If you have been thinking about weight training, you need to separate bodybuilding facts from fiction.
1. 12 Repetitions are a must do
Not really. Most weight training programs extol 12 repetitions as a hard and fast rule for gaining muscle. The truth is, this approach actually denies important muscle groups of enough tension for effective muscle gain over the life of your training program. High tension, caused by use of heavy weights, provides tension so the muscle group being worked actually grows in size. This leads to noticeable gains in strength. Using the 12 rep rule boosts muscle size by generating tension on tissues around muscle fibers. The payoff is greater strength and endurance.
The standard prescription of eight to 12 repetitions provides a balance but only will get you to a level where you can esaily handle the weight. At that point, tension is no longer provided. In other words you peak and do not generate greater tension levels necessary for muscle growth and even greater strength and endurance. So, what to do?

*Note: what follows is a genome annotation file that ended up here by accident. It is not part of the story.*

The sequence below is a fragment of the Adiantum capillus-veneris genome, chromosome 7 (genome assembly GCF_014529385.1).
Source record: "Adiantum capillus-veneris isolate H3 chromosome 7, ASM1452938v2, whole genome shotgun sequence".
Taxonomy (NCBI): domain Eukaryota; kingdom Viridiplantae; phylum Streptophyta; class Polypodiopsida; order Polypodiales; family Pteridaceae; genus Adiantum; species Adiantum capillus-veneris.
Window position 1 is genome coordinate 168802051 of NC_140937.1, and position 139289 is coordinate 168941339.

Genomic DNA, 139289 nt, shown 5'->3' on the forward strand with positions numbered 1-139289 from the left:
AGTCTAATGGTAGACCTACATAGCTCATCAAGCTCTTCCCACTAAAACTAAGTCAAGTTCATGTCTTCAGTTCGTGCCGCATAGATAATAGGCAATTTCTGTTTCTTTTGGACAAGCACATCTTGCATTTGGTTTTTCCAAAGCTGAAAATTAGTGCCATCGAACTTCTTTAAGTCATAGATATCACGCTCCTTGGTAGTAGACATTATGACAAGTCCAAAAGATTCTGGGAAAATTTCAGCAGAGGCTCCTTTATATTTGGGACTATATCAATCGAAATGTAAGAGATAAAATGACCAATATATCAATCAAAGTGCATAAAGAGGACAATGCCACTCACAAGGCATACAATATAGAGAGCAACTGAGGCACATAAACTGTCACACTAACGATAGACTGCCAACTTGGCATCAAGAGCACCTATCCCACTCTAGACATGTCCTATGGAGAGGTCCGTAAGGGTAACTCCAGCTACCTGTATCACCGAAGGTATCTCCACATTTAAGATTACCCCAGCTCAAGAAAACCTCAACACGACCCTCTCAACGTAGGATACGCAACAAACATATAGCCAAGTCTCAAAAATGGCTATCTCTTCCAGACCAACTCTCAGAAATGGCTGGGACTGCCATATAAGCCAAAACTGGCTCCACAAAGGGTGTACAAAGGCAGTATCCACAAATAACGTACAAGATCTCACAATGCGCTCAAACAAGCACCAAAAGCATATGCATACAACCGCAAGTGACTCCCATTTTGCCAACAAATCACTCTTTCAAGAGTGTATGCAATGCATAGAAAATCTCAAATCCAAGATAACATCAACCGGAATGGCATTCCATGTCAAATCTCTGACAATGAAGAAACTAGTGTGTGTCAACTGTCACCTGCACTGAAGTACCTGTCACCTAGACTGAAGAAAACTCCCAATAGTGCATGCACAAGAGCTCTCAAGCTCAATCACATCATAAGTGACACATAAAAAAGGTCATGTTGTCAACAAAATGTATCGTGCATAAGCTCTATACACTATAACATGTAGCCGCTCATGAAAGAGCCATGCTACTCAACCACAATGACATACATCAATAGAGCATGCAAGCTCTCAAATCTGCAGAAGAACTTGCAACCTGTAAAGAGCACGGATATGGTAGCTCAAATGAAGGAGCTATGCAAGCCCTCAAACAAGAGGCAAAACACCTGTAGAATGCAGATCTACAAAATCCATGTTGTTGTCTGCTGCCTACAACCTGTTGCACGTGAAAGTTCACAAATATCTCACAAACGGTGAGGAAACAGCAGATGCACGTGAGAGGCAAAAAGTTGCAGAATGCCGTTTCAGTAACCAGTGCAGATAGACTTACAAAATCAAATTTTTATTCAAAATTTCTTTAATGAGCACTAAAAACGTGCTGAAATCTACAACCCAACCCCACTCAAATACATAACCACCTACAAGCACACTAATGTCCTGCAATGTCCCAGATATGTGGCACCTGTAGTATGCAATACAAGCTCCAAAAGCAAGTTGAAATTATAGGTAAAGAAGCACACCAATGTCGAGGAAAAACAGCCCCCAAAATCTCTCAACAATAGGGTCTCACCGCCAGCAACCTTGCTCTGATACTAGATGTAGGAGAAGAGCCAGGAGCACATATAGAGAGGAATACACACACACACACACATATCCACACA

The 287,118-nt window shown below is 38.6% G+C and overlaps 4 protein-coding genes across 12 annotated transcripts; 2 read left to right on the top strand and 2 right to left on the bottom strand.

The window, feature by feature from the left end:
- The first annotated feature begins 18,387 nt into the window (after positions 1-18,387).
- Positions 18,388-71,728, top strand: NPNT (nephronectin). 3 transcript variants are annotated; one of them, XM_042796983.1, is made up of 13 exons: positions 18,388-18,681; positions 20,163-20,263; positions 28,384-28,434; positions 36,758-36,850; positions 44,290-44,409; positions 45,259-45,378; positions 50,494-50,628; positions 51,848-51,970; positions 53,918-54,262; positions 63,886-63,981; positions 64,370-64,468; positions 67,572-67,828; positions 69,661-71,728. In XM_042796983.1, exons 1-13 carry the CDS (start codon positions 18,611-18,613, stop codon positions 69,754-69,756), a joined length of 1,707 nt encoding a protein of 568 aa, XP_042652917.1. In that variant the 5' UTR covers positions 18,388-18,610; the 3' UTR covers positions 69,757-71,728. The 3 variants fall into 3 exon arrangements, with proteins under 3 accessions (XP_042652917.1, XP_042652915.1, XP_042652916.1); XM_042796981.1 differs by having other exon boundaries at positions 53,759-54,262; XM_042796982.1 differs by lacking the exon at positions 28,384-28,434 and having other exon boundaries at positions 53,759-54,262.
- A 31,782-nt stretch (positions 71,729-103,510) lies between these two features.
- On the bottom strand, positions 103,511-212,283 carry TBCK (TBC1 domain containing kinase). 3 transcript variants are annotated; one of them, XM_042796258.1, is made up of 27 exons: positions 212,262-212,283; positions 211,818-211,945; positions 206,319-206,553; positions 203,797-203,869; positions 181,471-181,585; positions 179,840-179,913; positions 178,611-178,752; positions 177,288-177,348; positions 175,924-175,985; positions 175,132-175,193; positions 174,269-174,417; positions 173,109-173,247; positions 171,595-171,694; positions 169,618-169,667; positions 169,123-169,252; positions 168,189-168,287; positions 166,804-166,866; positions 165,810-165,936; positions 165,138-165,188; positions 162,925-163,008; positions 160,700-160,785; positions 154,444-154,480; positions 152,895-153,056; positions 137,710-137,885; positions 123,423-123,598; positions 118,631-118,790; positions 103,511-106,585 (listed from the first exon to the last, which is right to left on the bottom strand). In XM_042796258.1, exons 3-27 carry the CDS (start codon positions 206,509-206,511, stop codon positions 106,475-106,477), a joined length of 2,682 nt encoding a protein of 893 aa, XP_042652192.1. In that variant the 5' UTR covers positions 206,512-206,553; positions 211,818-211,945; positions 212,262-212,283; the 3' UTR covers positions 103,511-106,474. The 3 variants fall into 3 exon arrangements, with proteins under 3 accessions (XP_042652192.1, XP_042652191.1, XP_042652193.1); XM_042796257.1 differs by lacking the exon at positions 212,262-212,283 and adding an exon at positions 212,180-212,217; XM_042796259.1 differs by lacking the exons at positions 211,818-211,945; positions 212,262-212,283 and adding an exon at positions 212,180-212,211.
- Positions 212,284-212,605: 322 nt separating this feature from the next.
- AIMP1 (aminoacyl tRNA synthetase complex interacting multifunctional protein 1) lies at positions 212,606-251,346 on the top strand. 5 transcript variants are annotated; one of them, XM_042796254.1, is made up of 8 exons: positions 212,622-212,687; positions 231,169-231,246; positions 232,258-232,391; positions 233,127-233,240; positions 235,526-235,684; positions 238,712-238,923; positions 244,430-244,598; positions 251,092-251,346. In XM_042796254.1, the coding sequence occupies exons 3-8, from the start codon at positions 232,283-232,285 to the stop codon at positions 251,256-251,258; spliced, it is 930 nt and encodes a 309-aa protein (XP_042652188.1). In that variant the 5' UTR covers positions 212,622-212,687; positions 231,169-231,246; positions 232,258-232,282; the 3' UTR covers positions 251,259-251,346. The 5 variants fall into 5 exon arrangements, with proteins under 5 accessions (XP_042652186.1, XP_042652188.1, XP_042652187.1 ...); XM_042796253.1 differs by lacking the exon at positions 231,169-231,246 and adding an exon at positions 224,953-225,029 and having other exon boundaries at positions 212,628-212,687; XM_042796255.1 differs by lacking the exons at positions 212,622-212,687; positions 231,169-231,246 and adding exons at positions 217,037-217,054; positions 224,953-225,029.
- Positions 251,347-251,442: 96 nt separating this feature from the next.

The answer for you may be heavier weights and lesser reps. This steps up the level of tension and you get bulky muscles in the process. You may end up looking like Arnold. On the other hand, if you just want to lose some fat and tone your muscles, the key is less weight and more reps. Use just enough weight to feel tension and go for more reps. Listen to your body and adjust the number of reps and the weight to where you get your heart rate elevated but not to the pointing of grunting red-faced.
2. 3 Set rule with the 12 rep rule
Apply this correctly and there's nothing wrong with three sets. A set, in case you don't know, is doing 12 reps 3 times in a row. Each set of 12 reps is one set. And, the number of sets you perform should be based on your goals and not on a hard and fast rule that's been around for 50 years. Your body is unique. Listen to it. A good rule of thumb is, the more repetitions you do on an exercise, the fewer sets you should do, and vice versa. This keeps the tension provided by the total number of repetitions at a manageable level. But, you decide the right amount of tension, not the rules.
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3. Three to four exercises per muscle group
Wrong and a waste of you gym dues. You will spread yourself too thin and not accomplish the tension you need for each muscle group. Instead, focus on parts of the body over several days. In other words, work your upper body one day, your abs the next day, your lower body the next and just wash, rinse, and repeat. This gives muscle groups 24 to 72 hours for repair and rejuvenation.